Abbey Oldham

As U.S. Senator Rand Paul prepares for a Republican presidential debate Thursday night, a former Kentucky House Speaker says Democrats could benefit from Paul’s White House bid.

Glasgow attorney Bobby Richardson was a state Representative from 1972-1990, and served as House Speaker during the 1982 and 1984 General Assembly sessions.

Richardson says whoever emerges as the Democrat’s nominee for U.S. Senate should remind voters Paul is seeking two offices at the same time.

“I think he needs to say he’s running for the United States Senate, and I’m going to be a Senator. I’m not going to be running for President, and I’m not going to be running for anything else. I’m going to be there taking care of business.”

The Kentucky Republican Party is holding a presidential caucus March 5 so that Paul can run for re-election to the Senate and seek the White House simultaneously.

WKU

Western Kentucky University is filming a video aimed at helping students and employees handle active shooter situations.

The video will include scenes of university police entering a building as if a shooting had taken place inside. Filming will begin Tuesday morning at 9 a.m. at the Mass Media and Technology Hall.

The video is based on a training program created by the city of Houston called, Run, Fight, Hide.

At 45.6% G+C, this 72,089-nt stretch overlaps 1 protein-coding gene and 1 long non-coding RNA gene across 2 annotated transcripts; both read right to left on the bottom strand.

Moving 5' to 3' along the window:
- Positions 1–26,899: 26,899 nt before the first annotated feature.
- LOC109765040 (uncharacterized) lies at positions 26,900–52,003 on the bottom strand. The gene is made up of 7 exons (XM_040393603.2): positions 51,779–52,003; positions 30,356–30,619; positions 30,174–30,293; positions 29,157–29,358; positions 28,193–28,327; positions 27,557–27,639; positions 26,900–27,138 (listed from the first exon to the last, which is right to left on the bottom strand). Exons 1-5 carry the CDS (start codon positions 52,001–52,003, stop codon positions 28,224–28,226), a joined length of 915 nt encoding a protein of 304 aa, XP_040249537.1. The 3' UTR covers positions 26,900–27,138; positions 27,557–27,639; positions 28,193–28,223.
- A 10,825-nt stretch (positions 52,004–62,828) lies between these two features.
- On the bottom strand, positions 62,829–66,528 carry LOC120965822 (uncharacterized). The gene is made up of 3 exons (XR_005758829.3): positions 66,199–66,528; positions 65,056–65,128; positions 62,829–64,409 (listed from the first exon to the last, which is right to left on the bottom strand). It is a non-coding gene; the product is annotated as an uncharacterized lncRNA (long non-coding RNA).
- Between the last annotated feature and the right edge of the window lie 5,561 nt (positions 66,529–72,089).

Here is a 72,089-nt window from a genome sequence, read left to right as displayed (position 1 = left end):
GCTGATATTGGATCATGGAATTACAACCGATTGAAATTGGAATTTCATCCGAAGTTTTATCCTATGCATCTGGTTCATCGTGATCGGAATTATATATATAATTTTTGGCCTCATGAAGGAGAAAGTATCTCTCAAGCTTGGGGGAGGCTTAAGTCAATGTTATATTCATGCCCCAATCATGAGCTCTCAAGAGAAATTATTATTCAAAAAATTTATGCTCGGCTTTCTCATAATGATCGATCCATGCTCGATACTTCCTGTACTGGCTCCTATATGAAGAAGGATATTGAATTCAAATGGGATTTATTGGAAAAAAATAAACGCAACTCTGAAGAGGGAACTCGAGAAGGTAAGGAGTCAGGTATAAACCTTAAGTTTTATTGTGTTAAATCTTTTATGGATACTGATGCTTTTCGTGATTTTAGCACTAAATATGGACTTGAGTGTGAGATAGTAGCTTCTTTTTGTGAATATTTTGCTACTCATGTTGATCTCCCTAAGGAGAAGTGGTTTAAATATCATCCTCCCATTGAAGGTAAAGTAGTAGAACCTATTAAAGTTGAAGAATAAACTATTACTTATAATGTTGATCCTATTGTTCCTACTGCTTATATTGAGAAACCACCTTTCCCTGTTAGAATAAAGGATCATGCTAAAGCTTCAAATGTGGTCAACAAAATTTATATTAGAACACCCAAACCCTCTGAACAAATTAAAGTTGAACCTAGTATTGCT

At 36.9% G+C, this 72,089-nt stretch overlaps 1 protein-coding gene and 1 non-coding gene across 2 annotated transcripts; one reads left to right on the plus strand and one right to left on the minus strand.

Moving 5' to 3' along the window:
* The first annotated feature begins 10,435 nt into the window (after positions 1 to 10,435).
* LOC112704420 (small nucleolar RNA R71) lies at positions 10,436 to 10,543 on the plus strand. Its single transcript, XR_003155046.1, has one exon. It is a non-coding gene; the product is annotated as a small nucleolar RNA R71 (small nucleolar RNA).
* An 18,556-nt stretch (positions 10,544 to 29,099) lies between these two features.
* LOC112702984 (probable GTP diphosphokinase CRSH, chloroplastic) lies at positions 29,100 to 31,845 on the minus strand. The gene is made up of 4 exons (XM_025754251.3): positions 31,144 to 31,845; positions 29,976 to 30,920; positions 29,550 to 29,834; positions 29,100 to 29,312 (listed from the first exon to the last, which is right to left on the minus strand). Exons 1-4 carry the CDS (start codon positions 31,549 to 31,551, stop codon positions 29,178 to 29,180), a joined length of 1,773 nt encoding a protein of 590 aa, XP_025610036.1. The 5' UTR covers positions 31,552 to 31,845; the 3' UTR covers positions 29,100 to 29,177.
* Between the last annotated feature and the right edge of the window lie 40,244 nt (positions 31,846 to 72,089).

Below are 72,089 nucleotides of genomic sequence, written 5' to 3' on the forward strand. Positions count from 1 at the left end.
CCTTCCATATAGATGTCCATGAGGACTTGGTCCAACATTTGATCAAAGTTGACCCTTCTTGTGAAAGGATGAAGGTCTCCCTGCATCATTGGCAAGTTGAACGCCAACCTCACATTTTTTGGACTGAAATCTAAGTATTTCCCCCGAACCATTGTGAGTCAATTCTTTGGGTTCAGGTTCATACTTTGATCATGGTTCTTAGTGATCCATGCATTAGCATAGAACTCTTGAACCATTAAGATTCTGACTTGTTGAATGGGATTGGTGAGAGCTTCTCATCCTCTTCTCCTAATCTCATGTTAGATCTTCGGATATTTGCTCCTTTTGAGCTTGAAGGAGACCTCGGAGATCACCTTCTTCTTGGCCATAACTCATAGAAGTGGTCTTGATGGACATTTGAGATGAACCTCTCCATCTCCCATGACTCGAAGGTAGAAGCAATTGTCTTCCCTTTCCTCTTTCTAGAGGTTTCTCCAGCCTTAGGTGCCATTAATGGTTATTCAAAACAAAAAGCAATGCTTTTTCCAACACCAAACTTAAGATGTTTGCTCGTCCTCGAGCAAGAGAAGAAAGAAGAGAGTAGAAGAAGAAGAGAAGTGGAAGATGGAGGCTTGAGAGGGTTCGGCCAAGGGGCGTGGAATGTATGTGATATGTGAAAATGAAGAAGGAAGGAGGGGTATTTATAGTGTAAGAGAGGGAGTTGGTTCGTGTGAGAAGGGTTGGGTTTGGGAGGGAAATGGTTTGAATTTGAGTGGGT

"The basic premise is, in a situation like that, is if you can run and put distance between you and the shooter--safely do so, “said WKU Media Relations Director Bob Skipper. “If you can't, you hide and barricade yourself in. And if all else fails, then you take a stand and try to fight."

Skipper says WKU students and workers have asked for more information on how to handle violent encounters following several high-profile mass shootings in the U.S.

William Merideth had just finished grilling dinner for his family when he saw a drone hovering over his land. So he did what he said any Kentuckian might do — he grabbed his Benelli M1 Super 90 shotgun, took aim and unleashed three rounds of birdshot.

flickr/creative commons/Shayne White

A Bowling Green resident who has been an instructor for concealed carry permits says President’s Obama’s executive actions on guns announced Jan. 5 are unnecessary. 

Mark Dunnegan  says stricter background checks on gun sales aren’t needed, especially in Kentucky.

“I feel very confident that Kentucky has a very good system of background checks," says Dunnegan. "The NCIC check is a sufficient method, in my opinion, of making sure that those who shouldn’t have guns, don’t have guns.”

He believes increased background checks will hurt law-abiding gun owners.

"I do believe the push to regulate guns is not the solution," he says. "I know the general public and the citizens here in the U.S. are upset and concerned. However, stricter regulations on law-abiding citizens wouldn't be the answer. It would only make it more difficult for law-abiding citizens to protect their homes, protect their land, and protect their families."

Dunnegan and his wife both previously taught classes for those who want to get concealed carry permits.

Meanwhile, a Bowling Green woman whose son survived a gunshot wound is praising President Obama’s speech on guns.

WKU Public Radio

A Bowling Green group is again seeking expanded protections for the LGBT community.

The Bowling Green Fairness Coalition Tuesday night delivered the signatures of over 1,000 residents asking the city commission to amend the local civil rights ordinance. The group wants to outlaw discrimination against lesbian, gay, bisexual, and transgender individuals in employment, housing, and public accommodations.